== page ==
Sitting with the desperate feeling that we needed to do better than we had done for this young guy, I dug up the name and phone number of the communicator given to me many months earlier, to consider a consultation - something I still had great doubts about. I read again the name and thought it seemed familiar.

It suddenly dawned on me - I had just read her book on animal communication.

Saturday, January 24, 2009

Animal Communication

I carefully approached my pile of books on animal communication. I would read one book and then sit with the stories for a good while before I was willing to start the next. I read with great skepticism, but I kept reading.

How can this be, that there are so many people that believe in this way of connecting, and yet I had never heard of this for the thirty some odd years of my life? It was as surprising as realizing the sky actually was green, but I had never known, because I had always been told it was blue.

I spent many months working my way through these books. One of the shelter volunteers admitted he "talked" to his cats through a professional communicator and he gave her name and phone number to me. I stored it away on my computer and quickly forgot about it.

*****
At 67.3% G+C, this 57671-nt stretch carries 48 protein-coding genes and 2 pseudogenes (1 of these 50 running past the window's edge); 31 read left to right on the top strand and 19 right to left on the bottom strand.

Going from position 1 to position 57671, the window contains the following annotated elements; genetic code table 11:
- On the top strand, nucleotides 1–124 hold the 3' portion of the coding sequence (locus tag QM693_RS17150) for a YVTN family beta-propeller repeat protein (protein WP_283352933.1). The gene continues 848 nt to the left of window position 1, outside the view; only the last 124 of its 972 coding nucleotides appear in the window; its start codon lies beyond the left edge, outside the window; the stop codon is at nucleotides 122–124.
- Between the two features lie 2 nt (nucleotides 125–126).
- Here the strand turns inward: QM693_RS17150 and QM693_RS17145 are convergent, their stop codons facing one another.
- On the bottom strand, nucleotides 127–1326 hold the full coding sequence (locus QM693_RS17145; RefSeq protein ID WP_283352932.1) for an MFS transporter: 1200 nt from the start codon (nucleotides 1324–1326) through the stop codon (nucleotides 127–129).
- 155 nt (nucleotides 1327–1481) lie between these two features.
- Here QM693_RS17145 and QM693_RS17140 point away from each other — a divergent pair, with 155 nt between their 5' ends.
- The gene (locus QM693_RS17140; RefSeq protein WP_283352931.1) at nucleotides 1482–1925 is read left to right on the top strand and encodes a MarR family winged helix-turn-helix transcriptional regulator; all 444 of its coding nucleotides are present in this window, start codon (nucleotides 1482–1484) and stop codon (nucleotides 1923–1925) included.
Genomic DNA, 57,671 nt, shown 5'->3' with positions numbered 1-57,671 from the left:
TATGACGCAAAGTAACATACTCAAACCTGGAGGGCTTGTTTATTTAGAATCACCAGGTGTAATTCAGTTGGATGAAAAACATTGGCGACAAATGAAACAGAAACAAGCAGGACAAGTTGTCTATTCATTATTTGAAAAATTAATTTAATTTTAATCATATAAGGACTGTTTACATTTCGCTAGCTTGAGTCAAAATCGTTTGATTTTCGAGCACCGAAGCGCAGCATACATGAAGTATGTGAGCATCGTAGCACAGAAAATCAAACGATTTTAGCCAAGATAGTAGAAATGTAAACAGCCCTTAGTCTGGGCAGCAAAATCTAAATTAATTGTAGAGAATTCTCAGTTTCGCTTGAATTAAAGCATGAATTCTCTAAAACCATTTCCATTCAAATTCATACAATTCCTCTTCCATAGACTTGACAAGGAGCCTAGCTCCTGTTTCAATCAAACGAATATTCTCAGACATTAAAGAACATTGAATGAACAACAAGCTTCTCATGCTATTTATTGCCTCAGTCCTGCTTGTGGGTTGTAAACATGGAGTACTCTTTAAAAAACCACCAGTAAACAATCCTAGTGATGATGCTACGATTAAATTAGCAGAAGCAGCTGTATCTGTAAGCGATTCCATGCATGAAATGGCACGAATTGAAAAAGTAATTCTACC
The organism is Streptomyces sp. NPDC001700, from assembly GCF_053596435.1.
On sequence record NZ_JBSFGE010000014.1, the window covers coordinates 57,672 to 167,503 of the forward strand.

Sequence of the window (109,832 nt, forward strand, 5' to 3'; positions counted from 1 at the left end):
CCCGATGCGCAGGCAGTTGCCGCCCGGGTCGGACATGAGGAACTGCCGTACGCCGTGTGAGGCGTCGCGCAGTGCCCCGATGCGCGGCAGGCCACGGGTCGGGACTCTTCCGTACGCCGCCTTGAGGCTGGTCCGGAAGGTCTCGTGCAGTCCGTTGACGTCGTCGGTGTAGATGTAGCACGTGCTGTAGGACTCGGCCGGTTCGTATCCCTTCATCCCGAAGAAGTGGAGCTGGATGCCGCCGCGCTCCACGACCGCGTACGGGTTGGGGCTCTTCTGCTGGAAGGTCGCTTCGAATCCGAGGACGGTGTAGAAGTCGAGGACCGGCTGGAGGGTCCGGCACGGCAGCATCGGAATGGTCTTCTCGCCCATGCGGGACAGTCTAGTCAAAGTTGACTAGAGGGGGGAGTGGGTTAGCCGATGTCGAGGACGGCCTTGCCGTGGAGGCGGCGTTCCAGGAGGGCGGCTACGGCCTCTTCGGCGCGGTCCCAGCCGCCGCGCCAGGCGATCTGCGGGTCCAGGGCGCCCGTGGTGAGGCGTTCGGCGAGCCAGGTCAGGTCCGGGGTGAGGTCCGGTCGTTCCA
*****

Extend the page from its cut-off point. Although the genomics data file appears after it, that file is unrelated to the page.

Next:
A More Surprising Encounter

During this time a number of important events happened, of which I will only summarize here. My mind took a left turn, as if someone turned down the dimmer switch for no apparent reason. Then, several months later, the dimmer switch was gently turned back up. The surprising result was that I came back with my brain rewired. At the time, there was no explanation. In retrospect, I can see that I couldn't have moved any further in the direction I was supposed to grow until parts of me were rewired.

While before there used to be three or four simultaneous streams of thought running through my head, now there were only two, or sometimes one. What I thought was an extraordinary ability, to mentally juggle many things, now I have come to see was a real handicap. I would not have been able to hear the universe until the din and commotion in my own mind quieted.

As the lights came back on, I had an extraordinary experience that I could not explain. I had an encounter with a dying animal where I heard its cry in my head. It lasted for only a moment, scared the #%$#^ out of me, and left me profoundly confused. There was nothing in my understanding that could explain what I had encountered.